One of Photoshop's relatively new tools is the "loupe". This handy previewing tool lets you make judgment calls about one or more photos from the Bridge, without actually opening the pictures in the editor. The loupe technique is faster, and can avoid a lot of hassle with juggling windows and changing zoom levels.
You access the Loupe by clicking on an image in the Preview pane in the Bridge. A rectangular window appears showing a 100% zoom of a small part of the picture. You can drag the window (based on the idea of a jeweller's loupe, a one-eyed magnifying glass) around to examine the most important area of the photo.
One corner of the loupe bulges out, almost like an arrow from a cartoon speech bubble. The arrow points to the spot in the photo that's being magnified, so you can see the scaled-down region and the magnified version at the same time. If the loupe blocks part of the photo you want to see, drag it to the left or right to flip the loupe so the arrow comes out of a different corner.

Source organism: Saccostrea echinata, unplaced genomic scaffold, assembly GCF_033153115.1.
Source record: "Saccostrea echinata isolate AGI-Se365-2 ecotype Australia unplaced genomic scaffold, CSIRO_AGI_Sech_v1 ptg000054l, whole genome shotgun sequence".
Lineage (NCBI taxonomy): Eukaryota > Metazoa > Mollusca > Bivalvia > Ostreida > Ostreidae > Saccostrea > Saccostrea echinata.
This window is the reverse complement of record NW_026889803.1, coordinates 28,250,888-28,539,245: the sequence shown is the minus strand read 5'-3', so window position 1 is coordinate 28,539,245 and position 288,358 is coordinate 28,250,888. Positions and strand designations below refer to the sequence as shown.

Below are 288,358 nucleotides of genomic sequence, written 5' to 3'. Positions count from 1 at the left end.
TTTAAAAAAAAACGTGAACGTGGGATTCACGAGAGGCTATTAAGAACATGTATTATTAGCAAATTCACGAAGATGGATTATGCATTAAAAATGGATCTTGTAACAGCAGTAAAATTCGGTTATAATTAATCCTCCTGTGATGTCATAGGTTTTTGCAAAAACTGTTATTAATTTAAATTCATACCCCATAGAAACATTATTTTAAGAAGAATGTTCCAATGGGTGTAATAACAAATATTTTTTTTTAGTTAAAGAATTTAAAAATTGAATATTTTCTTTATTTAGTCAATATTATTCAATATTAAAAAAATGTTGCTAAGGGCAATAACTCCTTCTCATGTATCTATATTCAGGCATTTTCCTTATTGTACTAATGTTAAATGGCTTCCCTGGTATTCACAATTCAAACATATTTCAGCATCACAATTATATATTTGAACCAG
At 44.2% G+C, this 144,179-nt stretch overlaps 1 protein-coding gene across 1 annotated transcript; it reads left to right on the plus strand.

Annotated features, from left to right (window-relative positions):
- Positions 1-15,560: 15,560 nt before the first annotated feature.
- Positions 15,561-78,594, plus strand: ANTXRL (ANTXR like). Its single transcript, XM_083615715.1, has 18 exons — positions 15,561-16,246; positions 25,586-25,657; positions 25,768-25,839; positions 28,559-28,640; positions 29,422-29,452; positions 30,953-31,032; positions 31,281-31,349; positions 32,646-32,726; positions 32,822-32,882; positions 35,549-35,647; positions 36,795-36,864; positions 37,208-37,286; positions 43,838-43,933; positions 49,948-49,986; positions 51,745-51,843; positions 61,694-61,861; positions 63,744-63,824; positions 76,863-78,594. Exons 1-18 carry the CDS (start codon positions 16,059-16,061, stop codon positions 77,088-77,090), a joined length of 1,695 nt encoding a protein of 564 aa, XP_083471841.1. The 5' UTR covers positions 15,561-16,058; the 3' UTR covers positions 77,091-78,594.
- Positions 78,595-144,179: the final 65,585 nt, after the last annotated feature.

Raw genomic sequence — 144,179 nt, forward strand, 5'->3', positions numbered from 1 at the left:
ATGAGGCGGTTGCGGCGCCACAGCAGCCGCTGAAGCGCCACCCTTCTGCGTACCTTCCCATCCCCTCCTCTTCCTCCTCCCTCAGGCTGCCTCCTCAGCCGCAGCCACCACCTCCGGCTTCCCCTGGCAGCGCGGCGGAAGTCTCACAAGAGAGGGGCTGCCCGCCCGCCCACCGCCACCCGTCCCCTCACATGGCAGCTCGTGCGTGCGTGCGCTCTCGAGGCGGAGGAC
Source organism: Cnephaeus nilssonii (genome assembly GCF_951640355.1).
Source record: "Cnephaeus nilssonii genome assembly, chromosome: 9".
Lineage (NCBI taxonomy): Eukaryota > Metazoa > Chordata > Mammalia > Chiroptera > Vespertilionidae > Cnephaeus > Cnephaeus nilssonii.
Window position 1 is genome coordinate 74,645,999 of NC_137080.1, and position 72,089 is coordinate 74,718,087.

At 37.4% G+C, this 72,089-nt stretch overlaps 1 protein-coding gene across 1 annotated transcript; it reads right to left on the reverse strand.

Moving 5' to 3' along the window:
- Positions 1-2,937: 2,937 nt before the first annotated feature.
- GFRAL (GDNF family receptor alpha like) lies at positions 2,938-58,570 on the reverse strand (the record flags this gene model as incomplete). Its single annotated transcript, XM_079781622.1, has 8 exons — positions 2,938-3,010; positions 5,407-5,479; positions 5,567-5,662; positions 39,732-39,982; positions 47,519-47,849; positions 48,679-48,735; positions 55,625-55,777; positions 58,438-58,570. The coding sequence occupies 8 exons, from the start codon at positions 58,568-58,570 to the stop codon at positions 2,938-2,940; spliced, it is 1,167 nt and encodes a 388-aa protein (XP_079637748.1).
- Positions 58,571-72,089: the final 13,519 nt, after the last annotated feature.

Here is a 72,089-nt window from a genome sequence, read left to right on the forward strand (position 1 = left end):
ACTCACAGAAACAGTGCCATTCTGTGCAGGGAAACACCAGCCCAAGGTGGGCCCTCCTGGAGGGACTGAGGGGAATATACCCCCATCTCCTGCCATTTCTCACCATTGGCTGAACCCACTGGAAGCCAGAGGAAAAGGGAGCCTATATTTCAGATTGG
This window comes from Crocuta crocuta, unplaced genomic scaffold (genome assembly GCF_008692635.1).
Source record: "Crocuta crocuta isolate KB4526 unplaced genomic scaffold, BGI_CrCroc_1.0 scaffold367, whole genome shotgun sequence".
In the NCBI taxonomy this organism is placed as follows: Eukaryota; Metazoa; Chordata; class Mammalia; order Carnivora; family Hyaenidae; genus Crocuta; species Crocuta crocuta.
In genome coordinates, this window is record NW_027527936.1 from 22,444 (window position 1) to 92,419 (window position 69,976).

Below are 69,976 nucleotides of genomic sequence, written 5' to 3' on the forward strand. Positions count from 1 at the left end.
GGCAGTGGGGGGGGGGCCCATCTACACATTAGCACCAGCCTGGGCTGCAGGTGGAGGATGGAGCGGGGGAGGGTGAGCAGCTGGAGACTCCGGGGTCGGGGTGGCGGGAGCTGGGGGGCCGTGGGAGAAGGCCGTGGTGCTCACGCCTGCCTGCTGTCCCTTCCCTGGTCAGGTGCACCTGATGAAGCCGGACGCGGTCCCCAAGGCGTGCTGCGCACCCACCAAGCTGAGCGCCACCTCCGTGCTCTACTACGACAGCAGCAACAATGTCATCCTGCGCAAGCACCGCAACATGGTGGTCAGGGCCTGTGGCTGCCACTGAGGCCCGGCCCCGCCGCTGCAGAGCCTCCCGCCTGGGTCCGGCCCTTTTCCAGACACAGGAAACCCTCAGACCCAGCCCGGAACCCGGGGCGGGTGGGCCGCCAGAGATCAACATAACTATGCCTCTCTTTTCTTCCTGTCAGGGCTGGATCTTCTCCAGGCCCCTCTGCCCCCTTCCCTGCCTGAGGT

You can use the magnification to judge whether a photo is worth saving, cropping, or blowing up. For example, you can quickly check whether a wildlife shot has enough detail to be worth cropping and showing at close to original size. You can look at some small detail, like a license plate or sign, to see if it's legible at full size.
Where the loupe really comes in handy is to compare multiple photos. Selecting multiple pictures in the Bridge displays several seriously scaled-down thumbnails in the Preview area. If you took several pictures in quick succession, for example an action sequence where some shots are blurry, or a group photograph where different people have eyes open or closed, picking the ideal one can normally be time-consuming. Put them all up in the Preview pane, open a loupe on each one pointing to the same spot, and quickly decide which ones are too blurry, which ones are too shaded, which one has the best detail for the important region, and so on.
In this example, I put a loupe on 2 photos taken a couple of seconds apart, to see whether the shadows on the face in the first photo are too bad.